(December 9, 2011 - 12:45 pm)

That's very clever!  Unfortunately, my language besides english is german.  Does Jerigonsa work in German?

submitted by a.g.
(July 7, 2012 - 3:31 pm)

Yeah! I've read all the books! I can read Gnommish pretty well! I also can write in the ancient Greek alphabet. 

submitted by Alliecat
(April 9, 2012 - 4:23 pm)

i keep a commonplace book, but i don't write in code, thogh i do write in a werid mixtir of uppercase and lowercase that i use.

submitted by liam h, age 11, cary nc
(December 13, 2011 - 10:41 am)

Here's what happened:

So first I checked out ALL of the Muse magazines at the library becasue I LOVE them... but then I forgot to renew them and accidently returned them with my other books!!!!! (noooooooo!!!!) So would someone please tell me what the website was in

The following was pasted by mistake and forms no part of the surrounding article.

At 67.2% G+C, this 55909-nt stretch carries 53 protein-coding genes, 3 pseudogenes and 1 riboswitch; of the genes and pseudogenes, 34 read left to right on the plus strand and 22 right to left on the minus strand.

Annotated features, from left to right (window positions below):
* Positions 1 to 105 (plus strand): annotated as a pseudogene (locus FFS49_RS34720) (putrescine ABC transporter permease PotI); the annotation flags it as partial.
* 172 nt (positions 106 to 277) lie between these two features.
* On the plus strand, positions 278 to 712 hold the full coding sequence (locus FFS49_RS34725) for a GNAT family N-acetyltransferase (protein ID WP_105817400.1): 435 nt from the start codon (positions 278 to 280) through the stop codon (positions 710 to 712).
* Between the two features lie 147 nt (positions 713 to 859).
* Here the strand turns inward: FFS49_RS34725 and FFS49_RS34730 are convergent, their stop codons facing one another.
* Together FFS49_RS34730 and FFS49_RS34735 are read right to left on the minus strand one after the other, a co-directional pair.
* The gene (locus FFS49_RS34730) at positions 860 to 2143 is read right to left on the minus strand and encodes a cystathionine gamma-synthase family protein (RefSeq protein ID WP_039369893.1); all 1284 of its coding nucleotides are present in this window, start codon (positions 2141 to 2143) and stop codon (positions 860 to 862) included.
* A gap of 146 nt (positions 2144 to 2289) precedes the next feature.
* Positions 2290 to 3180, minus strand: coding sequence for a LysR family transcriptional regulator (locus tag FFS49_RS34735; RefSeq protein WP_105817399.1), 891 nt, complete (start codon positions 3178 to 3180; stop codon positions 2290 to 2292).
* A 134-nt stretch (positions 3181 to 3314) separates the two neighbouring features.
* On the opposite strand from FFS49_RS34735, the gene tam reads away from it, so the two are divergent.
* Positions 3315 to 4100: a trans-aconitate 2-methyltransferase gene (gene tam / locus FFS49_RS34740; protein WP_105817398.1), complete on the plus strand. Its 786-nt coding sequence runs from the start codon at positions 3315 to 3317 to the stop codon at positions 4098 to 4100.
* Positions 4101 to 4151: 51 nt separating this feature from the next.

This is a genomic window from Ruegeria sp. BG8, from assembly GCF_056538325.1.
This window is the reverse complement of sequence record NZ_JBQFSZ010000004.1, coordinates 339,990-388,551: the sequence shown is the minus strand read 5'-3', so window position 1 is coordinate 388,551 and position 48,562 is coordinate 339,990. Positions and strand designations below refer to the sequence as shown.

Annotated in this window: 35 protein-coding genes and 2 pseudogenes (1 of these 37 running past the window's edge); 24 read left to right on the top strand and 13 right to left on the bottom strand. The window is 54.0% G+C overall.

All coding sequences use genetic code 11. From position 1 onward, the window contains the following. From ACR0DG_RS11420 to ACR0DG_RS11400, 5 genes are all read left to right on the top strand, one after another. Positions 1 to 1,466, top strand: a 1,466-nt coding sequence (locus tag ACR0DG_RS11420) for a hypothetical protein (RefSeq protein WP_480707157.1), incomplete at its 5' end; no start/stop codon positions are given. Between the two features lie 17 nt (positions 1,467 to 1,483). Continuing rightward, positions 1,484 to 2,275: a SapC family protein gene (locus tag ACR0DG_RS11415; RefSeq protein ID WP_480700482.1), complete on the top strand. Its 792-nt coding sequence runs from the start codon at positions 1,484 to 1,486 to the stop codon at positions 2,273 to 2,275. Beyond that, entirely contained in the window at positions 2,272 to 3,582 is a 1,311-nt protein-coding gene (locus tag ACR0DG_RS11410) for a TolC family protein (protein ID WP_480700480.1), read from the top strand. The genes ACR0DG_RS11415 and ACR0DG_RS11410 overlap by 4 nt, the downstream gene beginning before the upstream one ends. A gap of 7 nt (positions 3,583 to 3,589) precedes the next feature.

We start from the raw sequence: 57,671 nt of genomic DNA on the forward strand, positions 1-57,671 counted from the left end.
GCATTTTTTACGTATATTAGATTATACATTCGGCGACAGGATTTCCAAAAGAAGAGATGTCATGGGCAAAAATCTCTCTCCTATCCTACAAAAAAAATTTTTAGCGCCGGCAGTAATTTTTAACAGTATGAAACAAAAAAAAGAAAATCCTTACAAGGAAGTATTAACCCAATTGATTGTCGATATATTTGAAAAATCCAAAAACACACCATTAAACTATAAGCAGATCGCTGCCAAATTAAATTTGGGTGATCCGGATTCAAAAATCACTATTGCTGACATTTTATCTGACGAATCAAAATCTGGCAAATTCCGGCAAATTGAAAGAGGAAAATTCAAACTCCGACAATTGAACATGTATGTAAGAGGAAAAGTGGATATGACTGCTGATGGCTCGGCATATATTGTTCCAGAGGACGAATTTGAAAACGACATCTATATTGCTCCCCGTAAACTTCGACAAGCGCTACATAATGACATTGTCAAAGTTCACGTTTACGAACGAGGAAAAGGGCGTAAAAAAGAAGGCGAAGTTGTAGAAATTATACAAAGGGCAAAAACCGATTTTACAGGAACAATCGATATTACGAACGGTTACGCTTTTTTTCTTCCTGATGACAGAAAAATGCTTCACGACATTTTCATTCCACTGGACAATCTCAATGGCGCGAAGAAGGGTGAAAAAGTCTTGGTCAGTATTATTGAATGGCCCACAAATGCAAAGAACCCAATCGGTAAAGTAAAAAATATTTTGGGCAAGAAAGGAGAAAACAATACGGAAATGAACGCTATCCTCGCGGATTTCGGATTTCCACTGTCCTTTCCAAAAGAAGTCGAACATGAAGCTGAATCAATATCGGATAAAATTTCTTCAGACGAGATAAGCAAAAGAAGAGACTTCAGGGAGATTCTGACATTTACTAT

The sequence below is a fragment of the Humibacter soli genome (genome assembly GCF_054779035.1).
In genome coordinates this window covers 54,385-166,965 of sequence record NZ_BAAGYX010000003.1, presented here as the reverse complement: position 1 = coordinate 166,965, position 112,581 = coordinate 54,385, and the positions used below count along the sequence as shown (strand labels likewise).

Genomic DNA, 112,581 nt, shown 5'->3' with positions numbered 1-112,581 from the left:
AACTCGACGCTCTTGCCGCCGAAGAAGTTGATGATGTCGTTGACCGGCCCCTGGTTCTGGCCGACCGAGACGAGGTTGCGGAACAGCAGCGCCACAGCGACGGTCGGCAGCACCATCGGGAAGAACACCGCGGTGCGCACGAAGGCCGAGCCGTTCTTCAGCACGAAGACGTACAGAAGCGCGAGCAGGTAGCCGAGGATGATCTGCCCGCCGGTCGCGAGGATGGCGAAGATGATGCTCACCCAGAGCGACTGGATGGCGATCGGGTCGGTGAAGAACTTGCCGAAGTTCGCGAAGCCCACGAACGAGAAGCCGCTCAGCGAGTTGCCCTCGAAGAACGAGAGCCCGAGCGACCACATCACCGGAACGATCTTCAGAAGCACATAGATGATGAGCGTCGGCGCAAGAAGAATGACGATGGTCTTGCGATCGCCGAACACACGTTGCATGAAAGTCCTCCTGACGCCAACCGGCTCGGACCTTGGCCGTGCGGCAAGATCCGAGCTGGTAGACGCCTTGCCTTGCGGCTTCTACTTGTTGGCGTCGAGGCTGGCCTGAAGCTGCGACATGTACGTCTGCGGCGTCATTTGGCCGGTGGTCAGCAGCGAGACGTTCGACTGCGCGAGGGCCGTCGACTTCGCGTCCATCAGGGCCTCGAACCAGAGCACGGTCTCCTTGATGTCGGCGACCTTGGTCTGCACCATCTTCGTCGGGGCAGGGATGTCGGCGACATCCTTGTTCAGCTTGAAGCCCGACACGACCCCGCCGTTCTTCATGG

"Invisible Artichokes" (November/December 2011) for the spy documents? I would very very appreciate that. Thank you!...


The spy documents in the article are online at You'll have to scroll down a bit to get to "CIA declassifies oldest documents in government collection." But you might get distracted by other declassified material on the way! --Ed.

submitted by Annie K., age 13, Chicago, IL
(May 21, 2012 - 2:25 pm)

my friend and I made up a sign language, a written code, and a variation of that code to confuse the guy who sits with us in math.

submitted by greenalbatross
(July 9, 2012 - 7:38 pm)

I have invented a code that is un crackable! I am the only person alive who is fluent though so i cant write to anybody. Even my friend Shrusti doesent know it even though i gave her a paper with a=... b=... c=... ... on it. Please send me a letter to me at 3.14... Her Majesty's Court Pieland, Pieland if you want a copy of the code. 

Her Majesty the Queen  

submitted by Her Majesty the Queen of Pieland, age pi, Pieland, Pieland
(November 9, 2012 - 4:12 pm)